To achieve that classic Eastern-style “in the weeds” look, the body was channeled over the much-modified frame, and a 10gallon gas tank was located in the trunk. The fenders, required in Massachusetts, were cut down from Packard spare tire covers. The most distinctive feature of the car was the sectioned ’37 Ford truck grille. Custom chrome nerf bars provided some measure of parking protection.
By 1953, Fitzgerald had installed a “full-race” 1950 Mercury flathead V8 engine, bored and stroked to 286 inches and built by Mudd Sharrigan. Fitzgerald competed in Nhra-sanctioned drag races, winning Top Eliminator and setting top time at the August 1954 New England Championships held at Laconia, New Hampshire. The following year the car won Top Roadster at the NHRA Safety Safari New England Drag Racing Championships at Orange, Massachusetts. Competing as a street roadster, Fitzgerald’s Deuce won Best in Class at the big Springfield, Massachusetts, International Auto Show.
Over the next two years his roadster won numerous auto shows, garnering several Best Engineered and Best Constructed awards. Although many guys clung to flatheads, through a GM connection of his dad’s, Fitzgerald acquired and installed a 265-inch Chevy V8 and a four-speed gearbox, which powered his car to three straight B/street Roadster New England drag racing awards.
Fitzy’s racing exploits in his ’32 weren’t limited to New England. In 1958, he competed at the NHRA National Drag Racing Championships held at Oklahoma City, losing in the B/street Roadster final round.
The versatility of this roadster and its ever-inventive builder/driver knew no bounds. Fitzgerald competed in three sports car hill climb events, winning First overall. The first two were at Belknap, New Hampshire; the third was the SCCA Hill Climb at Mt. Equinox, Manchester, Vermont. Fitzgerald’s Deuce beat MGS, Jaguars, and even an Allard. Along the way he beat a young engineering student from Brown named Mark Donohue, who had a modified Corvette.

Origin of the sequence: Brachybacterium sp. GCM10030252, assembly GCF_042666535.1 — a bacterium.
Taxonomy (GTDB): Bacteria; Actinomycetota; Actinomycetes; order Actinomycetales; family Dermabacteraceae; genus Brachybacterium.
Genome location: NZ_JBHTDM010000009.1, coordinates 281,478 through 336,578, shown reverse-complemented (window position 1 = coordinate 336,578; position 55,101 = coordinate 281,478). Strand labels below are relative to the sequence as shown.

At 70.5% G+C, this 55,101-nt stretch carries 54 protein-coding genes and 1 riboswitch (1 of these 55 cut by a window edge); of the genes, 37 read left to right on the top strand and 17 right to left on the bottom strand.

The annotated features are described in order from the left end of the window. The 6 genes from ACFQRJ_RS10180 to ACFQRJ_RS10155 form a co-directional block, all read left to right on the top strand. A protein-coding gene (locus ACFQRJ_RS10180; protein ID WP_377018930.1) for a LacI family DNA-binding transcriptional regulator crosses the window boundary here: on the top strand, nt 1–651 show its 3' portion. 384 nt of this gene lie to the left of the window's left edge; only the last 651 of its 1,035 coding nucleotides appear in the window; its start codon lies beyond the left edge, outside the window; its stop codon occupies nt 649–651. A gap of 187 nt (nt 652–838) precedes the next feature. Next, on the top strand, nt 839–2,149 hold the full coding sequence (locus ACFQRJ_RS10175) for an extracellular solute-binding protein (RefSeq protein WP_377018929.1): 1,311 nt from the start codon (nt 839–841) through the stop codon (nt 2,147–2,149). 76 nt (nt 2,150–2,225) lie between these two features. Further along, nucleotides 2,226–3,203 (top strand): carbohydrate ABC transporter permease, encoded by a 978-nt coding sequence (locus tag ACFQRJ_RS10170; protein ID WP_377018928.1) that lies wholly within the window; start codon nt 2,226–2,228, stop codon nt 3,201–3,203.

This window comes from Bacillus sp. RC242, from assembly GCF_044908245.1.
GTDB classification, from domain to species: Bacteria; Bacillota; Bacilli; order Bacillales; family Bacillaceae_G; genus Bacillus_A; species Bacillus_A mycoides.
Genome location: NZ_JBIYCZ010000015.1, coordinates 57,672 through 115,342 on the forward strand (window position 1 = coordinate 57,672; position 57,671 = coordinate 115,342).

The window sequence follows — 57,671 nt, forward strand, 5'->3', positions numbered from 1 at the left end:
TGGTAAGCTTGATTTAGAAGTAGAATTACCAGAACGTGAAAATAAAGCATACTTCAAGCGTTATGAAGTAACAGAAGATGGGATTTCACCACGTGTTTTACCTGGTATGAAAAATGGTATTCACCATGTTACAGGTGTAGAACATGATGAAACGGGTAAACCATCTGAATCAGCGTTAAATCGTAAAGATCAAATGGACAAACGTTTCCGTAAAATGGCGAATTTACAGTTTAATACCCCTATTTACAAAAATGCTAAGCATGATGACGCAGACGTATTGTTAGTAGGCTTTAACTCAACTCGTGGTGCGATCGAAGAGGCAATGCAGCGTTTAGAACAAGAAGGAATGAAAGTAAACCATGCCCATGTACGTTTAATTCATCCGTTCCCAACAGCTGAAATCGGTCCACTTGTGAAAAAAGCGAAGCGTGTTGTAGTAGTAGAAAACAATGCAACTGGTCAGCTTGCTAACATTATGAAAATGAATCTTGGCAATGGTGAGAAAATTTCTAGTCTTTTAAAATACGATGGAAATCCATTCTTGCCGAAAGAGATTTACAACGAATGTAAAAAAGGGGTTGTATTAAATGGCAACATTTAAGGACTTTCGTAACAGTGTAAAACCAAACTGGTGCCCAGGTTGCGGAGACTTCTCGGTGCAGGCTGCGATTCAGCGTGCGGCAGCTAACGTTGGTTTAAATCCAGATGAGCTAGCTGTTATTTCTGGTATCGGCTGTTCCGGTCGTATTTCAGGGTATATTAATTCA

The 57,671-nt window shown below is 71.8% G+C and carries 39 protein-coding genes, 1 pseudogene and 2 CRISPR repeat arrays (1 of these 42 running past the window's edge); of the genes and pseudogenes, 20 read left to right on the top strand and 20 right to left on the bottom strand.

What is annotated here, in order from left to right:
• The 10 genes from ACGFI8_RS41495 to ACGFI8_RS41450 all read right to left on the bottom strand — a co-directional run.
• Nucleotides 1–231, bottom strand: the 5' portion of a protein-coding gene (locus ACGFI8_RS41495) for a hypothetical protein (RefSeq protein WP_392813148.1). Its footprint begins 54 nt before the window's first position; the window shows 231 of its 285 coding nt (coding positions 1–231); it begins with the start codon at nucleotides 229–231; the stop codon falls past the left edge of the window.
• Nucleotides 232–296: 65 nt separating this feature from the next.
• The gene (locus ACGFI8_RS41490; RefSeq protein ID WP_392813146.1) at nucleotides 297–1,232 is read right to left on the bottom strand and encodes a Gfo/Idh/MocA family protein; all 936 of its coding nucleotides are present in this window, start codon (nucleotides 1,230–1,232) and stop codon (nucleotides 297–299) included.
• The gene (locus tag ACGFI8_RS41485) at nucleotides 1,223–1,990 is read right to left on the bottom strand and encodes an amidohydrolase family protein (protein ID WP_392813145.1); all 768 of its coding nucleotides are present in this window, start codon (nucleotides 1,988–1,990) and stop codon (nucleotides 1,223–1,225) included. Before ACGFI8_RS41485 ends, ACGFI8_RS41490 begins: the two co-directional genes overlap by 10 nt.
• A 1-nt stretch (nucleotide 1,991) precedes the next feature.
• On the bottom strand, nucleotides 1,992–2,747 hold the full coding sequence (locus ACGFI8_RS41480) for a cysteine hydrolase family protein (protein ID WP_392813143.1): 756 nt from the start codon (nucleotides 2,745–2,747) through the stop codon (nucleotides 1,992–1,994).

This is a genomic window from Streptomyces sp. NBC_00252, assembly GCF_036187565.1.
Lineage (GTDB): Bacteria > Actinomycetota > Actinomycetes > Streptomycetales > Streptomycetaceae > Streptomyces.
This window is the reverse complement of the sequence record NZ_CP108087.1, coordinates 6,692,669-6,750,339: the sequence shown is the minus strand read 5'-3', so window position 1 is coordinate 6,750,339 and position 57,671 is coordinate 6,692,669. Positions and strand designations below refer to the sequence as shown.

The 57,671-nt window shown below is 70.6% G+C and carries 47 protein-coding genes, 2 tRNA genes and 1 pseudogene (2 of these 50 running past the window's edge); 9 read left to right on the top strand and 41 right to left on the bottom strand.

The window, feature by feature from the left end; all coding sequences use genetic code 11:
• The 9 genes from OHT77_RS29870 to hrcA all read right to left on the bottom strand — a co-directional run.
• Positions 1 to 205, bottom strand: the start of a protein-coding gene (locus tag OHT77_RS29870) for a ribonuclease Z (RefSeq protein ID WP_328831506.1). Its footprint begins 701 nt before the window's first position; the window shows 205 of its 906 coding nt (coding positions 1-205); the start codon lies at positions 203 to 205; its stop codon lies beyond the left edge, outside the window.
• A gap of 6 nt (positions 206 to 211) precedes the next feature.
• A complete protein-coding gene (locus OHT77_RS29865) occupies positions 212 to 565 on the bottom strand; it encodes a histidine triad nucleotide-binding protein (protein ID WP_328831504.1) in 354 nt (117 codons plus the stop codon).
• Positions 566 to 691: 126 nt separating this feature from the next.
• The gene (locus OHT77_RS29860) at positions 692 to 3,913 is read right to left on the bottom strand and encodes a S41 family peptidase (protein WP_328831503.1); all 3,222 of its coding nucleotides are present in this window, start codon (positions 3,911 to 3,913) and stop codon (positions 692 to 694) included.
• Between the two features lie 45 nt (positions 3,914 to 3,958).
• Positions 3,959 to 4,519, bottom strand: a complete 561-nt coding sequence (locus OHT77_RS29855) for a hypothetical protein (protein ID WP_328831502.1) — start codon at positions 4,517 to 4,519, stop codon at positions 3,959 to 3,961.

An unfortunate incident in 1959 led to some big changes. Fitzgerald’s brother was hit head-on by another car and the front end “was all twisted up.” Fitzy fabricated an all-new tubular steel chassis that included a clever independent front suspension of his own design. “I would have had to find another ’32 Ford for a replacement frame,” he says matter-of-factly today. “I didn’t have the time. It was easier to build my own chassis.”
Fitzy was always improving his roadster. Over time, he would use three front
> Chopped and channeled, with a ’37 Ford truck grille, Paul Fitzgerald’s wicked blue ’32 roadster was featured in HOT ROD in March 1957. Later he designed and installed his own independent front suspension.
> Fitzgerald’s Deuce epitomized the term “show and go.” Not only did he win several car show awards, but he also raced it. Here he is in the staging lanes at the NHRA’S “Big Go” in Oklahoma City in 1958. He went all the way to the final round in B/street Roadster.
> Fitzgerald swapped the 286ci flathead and ’39 Ford trans in his roadster for a new 265ci Chevy small-block, backed by a four-speed Corvette box. His dad had a friend at the factory. Fitzgerald said to him, “When you get a suitable engine, send me one.” The guy did! And Fitzy dropped it right in, replacing the Ford torque tube with an open driveline and a ’56 Chevy rear.
> Classic tuck-and-roll upholstery made of blue and white Naugahyde replicates the cool setup that Fitzgerald had back in the day. New England winters dictated a top. He drove his car year-round, even occasionally in the snow, as did many Boston-area rodders. They froze their tails off.
> Fitzgerald studied a British book on sports car design and built his own independent front suspension, with inclined shocks like a race car. Today it’s a modified Heidt’s unit, but it’s very similar to the original. He built his own chassis of square tubing after the car was in a crash. It was easier, he said, than finding another ’32 Ford frame.
> Triple carbs top the Chevy small-block in Fitzgerald’s roadster. To replicate the roadster’s last engine, Fitzgerald acquired a ’56 Chevy V8; installed 10:1 pistons, 327 rods, and a Duntov cam; and then topped it with Offenhauser ribbed valve covers.